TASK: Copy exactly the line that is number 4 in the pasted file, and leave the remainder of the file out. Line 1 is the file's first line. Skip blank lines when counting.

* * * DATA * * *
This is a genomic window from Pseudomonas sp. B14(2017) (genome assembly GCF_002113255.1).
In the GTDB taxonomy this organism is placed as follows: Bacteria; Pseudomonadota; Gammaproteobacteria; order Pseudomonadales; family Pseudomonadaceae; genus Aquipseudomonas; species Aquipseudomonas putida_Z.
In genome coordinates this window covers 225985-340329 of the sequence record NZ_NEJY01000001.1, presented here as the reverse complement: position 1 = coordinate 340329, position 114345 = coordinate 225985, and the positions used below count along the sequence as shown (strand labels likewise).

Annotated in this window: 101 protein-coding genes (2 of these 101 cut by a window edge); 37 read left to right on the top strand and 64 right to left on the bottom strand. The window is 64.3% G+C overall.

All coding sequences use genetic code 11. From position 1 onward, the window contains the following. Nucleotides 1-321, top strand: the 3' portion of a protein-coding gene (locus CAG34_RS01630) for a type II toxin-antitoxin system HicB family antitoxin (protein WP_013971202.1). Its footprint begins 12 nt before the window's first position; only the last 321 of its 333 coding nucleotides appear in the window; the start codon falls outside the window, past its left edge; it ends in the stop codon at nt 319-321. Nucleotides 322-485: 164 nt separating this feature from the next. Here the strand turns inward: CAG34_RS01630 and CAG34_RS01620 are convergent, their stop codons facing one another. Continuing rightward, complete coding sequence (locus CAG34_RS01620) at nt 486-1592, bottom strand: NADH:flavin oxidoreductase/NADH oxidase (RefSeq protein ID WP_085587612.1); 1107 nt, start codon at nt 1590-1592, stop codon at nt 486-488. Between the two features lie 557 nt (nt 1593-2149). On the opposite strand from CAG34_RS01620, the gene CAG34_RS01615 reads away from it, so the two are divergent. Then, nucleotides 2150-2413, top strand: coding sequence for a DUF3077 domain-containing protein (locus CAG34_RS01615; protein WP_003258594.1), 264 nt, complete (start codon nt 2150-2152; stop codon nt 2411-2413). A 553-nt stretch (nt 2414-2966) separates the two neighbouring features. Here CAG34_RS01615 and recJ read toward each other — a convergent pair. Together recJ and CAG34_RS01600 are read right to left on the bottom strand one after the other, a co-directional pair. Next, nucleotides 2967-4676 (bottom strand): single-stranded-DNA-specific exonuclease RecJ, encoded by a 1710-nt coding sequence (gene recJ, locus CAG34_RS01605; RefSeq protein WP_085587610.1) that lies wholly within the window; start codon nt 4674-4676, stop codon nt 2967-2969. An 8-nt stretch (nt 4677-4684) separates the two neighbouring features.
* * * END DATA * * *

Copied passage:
Annotated in this window: 101 protein-coding genes (2 of these 101 cut by a window edge); 37 read left to right on the top strand and 64 right to left on the bottom strand. The window is 64.3% G+C overall.